Last year was an eventful one for queer people in the Orthodox Church. After Russia invaded Ukraine last February, we were summarily drafted into Putin’s narrative of the invasion by Patriarch Kirill, head of the Russian Orthodox Church. In a shocking sermon (ironically delivered on the Sunday of Forgiveness Vespers marking the start of Orthodox Great Lent), Kirill cited the prevalence of gay pride parades outside Russia as the defining symbol of the West’s slide into unrepentant sin. Western decadence and tolerance for homosexuality thus justified Putin’s violent incursion into Ukraine.
Kirill’s reactionary remarks were followed a few months later by a more encouraging gesture from Orthodox officials. On a visit to Greece in July, Archbishop Elpidophoros, head of the Greek Orthodox Archdiocese of America (GOARCH), visited the Athenian suburb of Glyfada and baptized the two children of Peter Dundas and Evangelo Bousis (a luxury fashion designer and actor, respectively). Photos of the gay couple with Elpidophoros circulated widely online; some heralded them as a sign of progress in the Greek Orthodox Church. (Similarly, Elpidophoros had also appeared in photos alongside Black Lives Matter protesters in New York after the murder of George Floyd in 2020.) Others worried that the baptism was merely a photo-op, not part of any concrete plan for pro-LGBT institutional change.
Weeks later, hierarchs of the Orthodox Church in America (OCA), a self-governing North American jurisdiction distinct from both the Russian Orthodox Church and GOARCH, released a “Statement on same-sex relationships and sexual identity” at their biennial conference in Baltimore. The document recapitulates the historical stance of the OCA on marriage and sexuality: marriage is limited to one man and one woman. For those “who suffer from the passion of same-sex attraction,” the statement enjoins “a life of steadfast chastity and repentance”—a tired claim that lazily fails to articulate a positive vision for how LGBT people should lead their lives. The statement’s conclusion prohibits any OCA member from contradicting the synod’s teachings on sexuality in any form, to any degree, under threat of immediate discipline.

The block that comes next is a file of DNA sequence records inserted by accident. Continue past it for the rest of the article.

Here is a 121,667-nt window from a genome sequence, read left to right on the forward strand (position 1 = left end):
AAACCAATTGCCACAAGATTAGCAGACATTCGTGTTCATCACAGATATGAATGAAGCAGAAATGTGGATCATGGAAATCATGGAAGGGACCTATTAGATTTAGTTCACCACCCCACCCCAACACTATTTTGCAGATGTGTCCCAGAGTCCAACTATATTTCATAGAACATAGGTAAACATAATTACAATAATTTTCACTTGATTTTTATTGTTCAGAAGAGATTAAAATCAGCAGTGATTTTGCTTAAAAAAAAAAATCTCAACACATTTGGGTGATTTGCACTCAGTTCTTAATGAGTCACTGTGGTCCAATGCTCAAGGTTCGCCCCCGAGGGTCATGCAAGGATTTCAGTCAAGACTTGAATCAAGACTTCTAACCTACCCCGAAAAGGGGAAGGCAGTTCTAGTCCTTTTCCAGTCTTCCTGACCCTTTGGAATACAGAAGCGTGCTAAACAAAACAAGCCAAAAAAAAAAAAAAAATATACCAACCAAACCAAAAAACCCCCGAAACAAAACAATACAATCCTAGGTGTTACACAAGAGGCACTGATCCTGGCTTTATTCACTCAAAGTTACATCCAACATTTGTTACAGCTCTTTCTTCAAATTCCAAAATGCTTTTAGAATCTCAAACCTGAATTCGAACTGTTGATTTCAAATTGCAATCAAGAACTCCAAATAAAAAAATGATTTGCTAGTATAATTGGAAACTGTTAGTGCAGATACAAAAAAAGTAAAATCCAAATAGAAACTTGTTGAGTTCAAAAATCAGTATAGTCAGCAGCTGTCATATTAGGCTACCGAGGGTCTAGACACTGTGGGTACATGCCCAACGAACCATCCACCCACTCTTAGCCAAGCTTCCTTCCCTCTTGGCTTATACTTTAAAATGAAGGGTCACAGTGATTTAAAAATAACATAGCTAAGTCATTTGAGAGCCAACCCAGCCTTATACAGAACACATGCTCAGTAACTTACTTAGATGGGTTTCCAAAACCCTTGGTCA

These episodes reveal a disturbing pattern in Orthodox-LGBT relations around the world. Even in the Church’s tentatively progressive moments, LGBT people are largely not permitted to speak for ourselves. We can neither verify nor contest the accuracy of the claims made about us, and we have no say in what our lives in the Church should look like. At best we are relegated to the status of passive onlookers; at worst we are scapegoats for everything hierarchs find wrong with the world today.
Perhaps that is beginning to change. Orthodox Tradition and Human Sexuality, a new volume edited by Thomas Arentzen, Ashley M. Purpura, and Aristotle Papanikolaou, fills a void in Orthodox theological literature on queer sexualities. Since 2005, the standard book on the topic in English was Fr. Thomas Hopko’s Christian Faith and Same Sex Attraction: Eastern Orthodox Reflections. That book encouragingly affirmed the dignity of LGBT people, but failed to reckon with the unique challenges we face. (To its credit, it did not recommend conversion therapy.) Another 2017 volume, “For I Am Wonderfully Made”: Texts on Eastern Orthodoxy and LGBT Inclusion covered more diverse territory but was written primarily by straight and cisgender contributors.
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